TGIF: Wired makes its May iPad edition free to download; Instapaper releases update; Eine kleine Nachtmusik
With its May issue, Wired will have published a full year worth of issues on the iPad. And its been a roller coaster year with sales of its first issue very encouraging, and then not so encouraging. We’ll see if “sales” of the May issue spike because it has one advantage of the previous 11, it is being offered for free.
“Sure, this will save untold thousands the $4 readers have to pay for a single issue for the Apple tablet,” John Abell writes on the Wired website. “But merrily giving Wired away for the month of May is also apt to only increase the frequency of the number-one question Wired gets about the app — When will you start offering subscriptions, already!?”
Unfortunately, Abell can’t provide an answer to that question.
The May issue is being offered free because “the promotional tab is being picked up by Adobe”. That is pretty strange language to use. As a publisher, it would mean that Adobe is giving Condé Nast a make-good. Or it could meant that they are trying to reenergize the brand, after all, the first issue of Wired hit in at the end of May, in time for the international launch of the original iPad. Now iPad 2 is out, so maybe it is time for a new promotion – like a free May issue.
The May issue is available from within the iPad app, which serves as a library app where readers can buy, read and archive tablet editions.
Developer Marco Arment updated his Instapaper iOS app today (iPhone here, iPad here). The update includes a new in-app, offline dictionary that includes more content and longer definitions. The new updated app also includes a new full-screen image viewer (screenshot at left).
Instapaper is, of course, one of those essential apps that any first time buyer of a tablet should get. For me, it is the perfect tool to use when working on posts and coming across material that I would like to read, but know that now is not the right time. The app is $4.99 in the App Store.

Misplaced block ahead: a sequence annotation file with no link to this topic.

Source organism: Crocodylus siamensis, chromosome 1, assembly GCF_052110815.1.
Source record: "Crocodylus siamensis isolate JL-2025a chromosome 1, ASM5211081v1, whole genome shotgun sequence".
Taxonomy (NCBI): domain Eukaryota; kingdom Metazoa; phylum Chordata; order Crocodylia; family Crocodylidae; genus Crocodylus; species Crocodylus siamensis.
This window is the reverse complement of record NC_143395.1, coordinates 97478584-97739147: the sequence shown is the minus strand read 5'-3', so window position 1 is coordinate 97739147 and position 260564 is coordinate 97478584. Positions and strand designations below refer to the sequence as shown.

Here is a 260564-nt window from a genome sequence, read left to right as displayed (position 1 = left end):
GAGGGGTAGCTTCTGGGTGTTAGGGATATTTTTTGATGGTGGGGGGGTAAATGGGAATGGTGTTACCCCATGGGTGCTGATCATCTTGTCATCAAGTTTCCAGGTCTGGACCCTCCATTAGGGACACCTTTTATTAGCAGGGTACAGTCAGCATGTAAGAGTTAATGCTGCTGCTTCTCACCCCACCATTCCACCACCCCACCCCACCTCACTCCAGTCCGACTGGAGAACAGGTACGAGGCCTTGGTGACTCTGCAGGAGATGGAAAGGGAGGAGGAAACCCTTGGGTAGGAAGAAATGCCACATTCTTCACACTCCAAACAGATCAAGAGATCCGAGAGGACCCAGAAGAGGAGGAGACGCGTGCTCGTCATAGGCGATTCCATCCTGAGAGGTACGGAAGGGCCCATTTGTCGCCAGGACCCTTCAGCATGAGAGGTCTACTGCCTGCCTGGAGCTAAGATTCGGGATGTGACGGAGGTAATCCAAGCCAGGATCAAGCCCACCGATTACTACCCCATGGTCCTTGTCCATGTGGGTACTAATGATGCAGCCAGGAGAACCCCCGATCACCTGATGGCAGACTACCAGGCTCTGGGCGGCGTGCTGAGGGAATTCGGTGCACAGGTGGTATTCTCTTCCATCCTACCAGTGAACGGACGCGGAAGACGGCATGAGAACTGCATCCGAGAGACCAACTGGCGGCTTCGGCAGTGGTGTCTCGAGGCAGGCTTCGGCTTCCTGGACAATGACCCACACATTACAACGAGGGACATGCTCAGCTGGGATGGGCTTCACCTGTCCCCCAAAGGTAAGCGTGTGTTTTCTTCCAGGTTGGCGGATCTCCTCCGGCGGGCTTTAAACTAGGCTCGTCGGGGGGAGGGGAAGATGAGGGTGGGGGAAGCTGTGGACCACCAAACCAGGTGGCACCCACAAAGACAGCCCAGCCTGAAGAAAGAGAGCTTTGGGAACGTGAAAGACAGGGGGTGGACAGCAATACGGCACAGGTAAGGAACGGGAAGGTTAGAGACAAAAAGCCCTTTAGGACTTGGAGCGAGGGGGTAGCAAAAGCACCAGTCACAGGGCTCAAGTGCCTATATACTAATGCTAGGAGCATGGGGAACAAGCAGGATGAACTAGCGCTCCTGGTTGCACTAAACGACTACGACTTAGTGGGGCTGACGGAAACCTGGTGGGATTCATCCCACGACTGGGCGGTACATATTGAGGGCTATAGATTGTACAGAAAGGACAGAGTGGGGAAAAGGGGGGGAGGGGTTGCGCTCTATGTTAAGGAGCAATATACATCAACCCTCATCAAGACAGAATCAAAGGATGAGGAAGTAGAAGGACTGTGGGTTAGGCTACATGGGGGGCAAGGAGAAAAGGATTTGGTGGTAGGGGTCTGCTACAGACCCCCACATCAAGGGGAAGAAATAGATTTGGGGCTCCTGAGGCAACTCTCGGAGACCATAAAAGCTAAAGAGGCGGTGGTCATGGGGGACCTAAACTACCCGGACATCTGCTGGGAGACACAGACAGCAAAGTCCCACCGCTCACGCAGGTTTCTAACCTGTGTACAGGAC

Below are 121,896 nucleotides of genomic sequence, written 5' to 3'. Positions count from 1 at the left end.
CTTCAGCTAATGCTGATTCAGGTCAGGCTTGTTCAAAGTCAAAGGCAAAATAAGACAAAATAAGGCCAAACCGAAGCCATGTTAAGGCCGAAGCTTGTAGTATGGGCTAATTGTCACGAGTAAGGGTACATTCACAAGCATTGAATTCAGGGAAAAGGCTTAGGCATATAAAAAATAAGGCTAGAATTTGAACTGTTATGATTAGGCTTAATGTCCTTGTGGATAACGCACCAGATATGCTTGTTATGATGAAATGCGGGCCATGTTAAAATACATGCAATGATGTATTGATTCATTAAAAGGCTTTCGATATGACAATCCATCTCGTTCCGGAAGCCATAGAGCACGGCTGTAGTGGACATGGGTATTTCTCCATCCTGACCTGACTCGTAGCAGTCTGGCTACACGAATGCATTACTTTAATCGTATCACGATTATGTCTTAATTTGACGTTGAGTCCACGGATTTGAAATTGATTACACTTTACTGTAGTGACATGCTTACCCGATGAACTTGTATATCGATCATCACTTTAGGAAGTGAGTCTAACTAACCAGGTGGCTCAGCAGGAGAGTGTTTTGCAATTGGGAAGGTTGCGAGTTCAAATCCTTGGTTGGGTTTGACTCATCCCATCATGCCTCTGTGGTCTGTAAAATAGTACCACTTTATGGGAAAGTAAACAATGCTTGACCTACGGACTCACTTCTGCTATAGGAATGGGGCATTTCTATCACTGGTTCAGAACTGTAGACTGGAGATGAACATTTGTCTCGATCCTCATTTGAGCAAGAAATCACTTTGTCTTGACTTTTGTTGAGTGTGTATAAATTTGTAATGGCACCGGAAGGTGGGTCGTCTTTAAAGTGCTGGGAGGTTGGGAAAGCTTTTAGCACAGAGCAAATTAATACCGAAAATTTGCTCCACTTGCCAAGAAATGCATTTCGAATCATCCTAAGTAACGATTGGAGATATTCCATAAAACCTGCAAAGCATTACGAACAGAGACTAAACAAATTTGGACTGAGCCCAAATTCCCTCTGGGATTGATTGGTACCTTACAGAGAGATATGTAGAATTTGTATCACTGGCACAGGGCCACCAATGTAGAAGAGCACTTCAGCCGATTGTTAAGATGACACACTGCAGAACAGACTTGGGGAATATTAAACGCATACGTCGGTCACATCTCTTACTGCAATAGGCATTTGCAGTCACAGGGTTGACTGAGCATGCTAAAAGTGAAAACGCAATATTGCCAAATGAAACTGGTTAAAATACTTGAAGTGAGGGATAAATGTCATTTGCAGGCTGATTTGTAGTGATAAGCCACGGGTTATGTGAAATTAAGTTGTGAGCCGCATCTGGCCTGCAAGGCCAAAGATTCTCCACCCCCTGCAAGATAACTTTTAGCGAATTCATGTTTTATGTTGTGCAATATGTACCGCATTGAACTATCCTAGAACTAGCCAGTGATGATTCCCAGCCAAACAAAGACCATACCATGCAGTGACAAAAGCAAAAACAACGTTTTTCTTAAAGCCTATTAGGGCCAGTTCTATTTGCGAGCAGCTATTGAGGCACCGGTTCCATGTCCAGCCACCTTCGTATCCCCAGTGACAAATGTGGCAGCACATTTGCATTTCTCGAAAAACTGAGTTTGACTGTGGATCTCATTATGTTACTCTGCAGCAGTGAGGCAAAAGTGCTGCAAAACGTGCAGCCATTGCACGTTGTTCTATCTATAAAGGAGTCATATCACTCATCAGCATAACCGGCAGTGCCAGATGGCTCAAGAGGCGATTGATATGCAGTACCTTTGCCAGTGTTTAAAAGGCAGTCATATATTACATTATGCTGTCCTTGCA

Back with Talking New Media was first launched my last post of the week would always be Photoblogging Friday. The post was my version of cat blogging, a tradition of posting pictures of your cat credited as being started by Kevin Drum, then publishing his own blog at Calpundit (now at Mother Jones).
I don’t own a cat, and dog blogging seems silly for a media site, so Photoblogging Friday. That is why in the Labels section to the left you’ll see that there are 24 entries for PbF. It died when the site was put in mothballs for a short while, and not resurrected when the site became live again. The reason was simple: no one seemed to read the PbF entires, and no one commented on them. Many of the posts were written by Dean Brierly, a school chum from high school and college, and the publisher of Photographers Speak, as well as two other sites.
Too bad, those were some of the best early posts that appeared here. But it was, I guess, too off topic. But today it’s time to start a new tradition kind of related to PbF. I’ve decided to feature something – music, film, books – something different.
So here is entry number one, a music recommendation: the new CD from the Marcin Wasilewski Trio, Faithful.
This is the third CD release on ECM for the Polish trio: Marcin Wasilewski, piano; Slawomir Kurkiewicz, double-bass; Michal Miskiewicz, drums.
Now like a lot of material that appears on ECM, this, too, might seem like nocturnal music (hence, the headline), but this is a very talented group of musicians who create intense as well as reflective music. The title track is an Ornette Coleman piece, but the track that grabbed my attention was “Night Train to You” a self-penned number.
The trio, until recently, were part of the Tomasz Stańko Quartet. The ensemble released three CDs on ECM: Soul of Things, Suspended Night and Lontano. Each are worth investigating.
Trumpeter Stańko, a Polish born veteran of the European jazz scene, really was reborn when working with the young trio; similar to what occurred when Charles Lloyd began playing and recording with Michel Petrucciani in 1981, though they were together for a far shorter time than was the Tomasz Stańko Quartet.